Following tradition, the chimney will be used to blow out white smoke to signal the election of the new pope. Inconclusive rounds of voting will be followed by black smoke. Speculation continued to swirl about who would succeed Benedict.

Cardinals were continuing meetings on Saturday, three days before sequestering themselves into a conclave to elect a new leader for the world’s 1.2 billion Catholics.

More than 150 cardinals had gathered in Rome for the sixth day of General Congregations, a forum for preliminary talks. On Tuesday, only 115 of them — those aged under 80 at the time of Benedict XVI’s resignation — will be allowed to take part in the conclave.

Following the announcement on Friday of the start date for the conclave, preparations have intensified in the Vatican. Workmen were expected Saturday to complete the installation of the chimney on top of the Sistine Chapel, the site where papal voting is to occur.

Following tradition, the chimney will be used to blow out white smoke to signal the election of the new pope. Inconclusive rounds of voting will be followed by black smoke.

Speculation continued to swirl about who would succeed Benedict.

South African Cardinal Wilfrid Fox Napier told the La Stampa newspaper that the Church needed a leader “aged between 60 and 67.” Benedict, who became the first pontiff to resign in almost 600 years, said he quit because he was too frail to continue. In 2005, at 78, he was the oldest person to have been elected pope since Clement XII in the 18th century.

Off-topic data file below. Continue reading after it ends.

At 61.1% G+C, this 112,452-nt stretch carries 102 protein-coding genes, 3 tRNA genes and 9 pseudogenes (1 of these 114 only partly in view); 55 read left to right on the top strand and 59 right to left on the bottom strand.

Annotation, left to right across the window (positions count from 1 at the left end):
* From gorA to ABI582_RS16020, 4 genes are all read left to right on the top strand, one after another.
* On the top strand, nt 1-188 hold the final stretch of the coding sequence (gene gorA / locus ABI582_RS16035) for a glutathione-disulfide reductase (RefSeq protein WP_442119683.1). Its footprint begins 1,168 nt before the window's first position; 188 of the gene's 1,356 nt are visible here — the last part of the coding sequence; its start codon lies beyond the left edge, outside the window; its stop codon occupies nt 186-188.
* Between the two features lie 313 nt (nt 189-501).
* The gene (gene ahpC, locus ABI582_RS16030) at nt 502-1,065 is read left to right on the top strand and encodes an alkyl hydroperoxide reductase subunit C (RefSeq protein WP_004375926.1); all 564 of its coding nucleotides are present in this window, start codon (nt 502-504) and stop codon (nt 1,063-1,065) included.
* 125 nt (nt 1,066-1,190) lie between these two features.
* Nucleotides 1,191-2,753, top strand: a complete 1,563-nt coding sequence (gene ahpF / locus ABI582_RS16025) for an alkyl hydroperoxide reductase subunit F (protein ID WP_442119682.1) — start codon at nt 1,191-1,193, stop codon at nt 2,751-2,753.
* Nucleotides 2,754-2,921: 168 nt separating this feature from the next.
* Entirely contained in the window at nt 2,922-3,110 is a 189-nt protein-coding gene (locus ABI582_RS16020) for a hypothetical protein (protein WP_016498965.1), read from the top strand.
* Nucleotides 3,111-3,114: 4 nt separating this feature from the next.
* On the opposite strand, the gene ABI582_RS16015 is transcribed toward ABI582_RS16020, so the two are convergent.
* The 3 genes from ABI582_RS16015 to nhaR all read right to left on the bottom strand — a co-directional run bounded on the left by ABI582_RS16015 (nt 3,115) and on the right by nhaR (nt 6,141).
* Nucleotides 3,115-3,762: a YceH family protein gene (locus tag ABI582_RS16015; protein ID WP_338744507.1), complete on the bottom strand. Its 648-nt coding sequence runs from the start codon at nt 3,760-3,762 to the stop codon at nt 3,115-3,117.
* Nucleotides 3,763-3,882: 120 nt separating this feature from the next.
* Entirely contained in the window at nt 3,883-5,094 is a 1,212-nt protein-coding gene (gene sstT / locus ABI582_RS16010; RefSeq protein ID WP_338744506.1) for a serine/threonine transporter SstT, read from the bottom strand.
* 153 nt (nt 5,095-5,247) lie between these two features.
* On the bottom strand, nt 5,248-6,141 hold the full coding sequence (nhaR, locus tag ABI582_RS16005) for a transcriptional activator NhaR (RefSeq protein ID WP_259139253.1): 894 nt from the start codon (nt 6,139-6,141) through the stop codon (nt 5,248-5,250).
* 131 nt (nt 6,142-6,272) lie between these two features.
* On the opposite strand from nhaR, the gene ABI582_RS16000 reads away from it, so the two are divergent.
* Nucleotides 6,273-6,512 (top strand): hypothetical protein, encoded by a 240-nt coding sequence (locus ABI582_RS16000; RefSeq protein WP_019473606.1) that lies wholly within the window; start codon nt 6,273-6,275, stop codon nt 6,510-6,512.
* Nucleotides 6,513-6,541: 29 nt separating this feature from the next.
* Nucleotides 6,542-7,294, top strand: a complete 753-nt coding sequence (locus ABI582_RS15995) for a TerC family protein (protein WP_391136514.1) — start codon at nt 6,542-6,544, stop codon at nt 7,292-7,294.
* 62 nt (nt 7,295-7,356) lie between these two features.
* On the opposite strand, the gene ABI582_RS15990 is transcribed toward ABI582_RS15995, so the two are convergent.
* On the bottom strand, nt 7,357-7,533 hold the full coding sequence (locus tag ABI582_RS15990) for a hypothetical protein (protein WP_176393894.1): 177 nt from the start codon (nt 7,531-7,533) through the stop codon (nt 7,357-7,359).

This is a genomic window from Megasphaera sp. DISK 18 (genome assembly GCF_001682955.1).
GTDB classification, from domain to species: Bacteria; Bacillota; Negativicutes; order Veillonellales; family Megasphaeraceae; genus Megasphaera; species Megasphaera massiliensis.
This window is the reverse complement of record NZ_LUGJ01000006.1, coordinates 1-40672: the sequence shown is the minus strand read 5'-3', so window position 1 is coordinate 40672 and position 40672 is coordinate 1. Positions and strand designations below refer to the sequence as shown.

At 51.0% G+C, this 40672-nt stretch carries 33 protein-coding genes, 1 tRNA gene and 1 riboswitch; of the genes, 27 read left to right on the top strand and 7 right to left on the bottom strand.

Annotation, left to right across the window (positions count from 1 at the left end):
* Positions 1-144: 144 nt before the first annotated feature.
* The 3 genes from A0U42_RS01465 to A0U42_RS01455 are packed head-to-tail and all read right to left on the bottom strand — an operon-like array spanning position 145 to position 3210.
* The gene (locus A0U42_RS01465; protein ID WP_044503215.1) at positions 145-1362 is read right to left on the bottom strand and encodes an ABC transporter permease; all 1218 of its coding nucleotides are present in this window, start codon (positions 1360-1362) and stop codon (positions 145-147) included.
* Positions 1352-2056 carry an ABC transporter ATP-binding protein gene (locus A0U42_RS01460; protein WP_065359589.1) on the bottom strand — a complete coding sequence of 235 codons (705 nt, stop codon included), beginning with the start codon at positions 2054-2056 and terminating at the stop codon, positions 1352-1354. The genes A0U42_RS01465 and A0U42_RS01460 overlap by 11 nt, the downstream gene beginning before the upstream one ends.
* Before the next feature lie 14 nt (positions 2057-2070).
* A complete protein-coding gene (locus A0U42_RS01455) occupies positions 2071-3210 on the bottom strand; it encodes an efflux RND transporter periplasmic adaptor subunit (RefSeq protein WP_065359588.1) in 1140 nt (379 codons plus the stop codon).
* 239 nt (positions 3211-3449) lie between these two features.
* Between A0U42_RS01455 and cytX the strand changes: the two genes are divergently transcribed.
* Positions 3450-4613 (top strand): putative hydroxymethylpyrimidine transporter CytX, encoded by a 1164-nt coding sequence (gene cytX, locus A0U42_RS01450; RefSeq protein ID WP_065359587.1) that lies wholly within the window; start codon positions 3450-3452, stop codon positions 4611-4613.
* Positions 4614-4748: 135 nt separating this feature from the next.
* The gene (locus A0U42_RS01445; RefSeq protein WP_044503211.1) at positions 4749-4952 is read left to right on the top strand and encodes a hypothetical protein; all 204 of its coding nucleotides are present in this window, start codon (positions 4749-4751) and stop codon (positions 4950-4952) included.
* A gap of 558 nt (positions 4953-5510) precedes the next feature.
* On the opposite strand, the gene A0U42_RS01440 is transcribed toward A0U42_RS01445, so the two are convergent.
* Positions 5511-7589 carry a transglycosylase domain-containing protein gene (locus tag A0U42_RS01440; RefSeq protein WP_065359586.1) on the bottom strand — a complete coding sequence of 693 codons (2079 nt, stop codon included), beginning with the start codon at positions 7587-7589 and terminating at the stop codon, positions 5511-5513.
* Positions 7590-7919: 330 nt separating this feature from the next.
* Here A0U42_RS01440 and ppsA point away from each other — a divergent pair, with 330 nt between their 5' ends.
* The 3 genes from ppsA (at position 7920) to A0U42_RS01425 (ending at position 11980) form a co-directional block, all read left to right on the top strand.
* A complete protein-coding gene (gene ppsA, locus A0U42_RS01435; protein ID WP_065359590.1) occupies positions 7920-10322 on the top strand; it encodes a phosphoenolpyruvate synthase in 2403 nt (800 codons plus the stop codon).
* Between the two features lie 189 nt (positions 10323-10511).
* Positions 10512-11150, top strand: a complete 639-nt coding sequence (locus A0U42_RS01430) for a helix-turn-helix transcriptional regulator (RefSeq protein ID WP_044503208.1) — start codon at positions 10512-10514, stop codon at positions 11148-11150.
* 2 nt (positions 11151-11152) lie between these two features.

Italian media have suggested Friday that the leading contenders for the papacy were: Angelo Scola of Italy, 71; Odilo Pedro Scherer of Brazil, 63; Peter Erdo of Hungary, 60; and Timothy Dolan of the US, 63.

Fox Napier, who is 72 and has not been named in the media as a candidate, suggested that the new pope should come “from a place where the Church is dynamic and active,” listing Asia, Latin America, Africa, “but also parts of Europe and America.” He said the field of candidates was wider than 2005, when the German-born Joseph Ratzinger was the undisputed front-runner.

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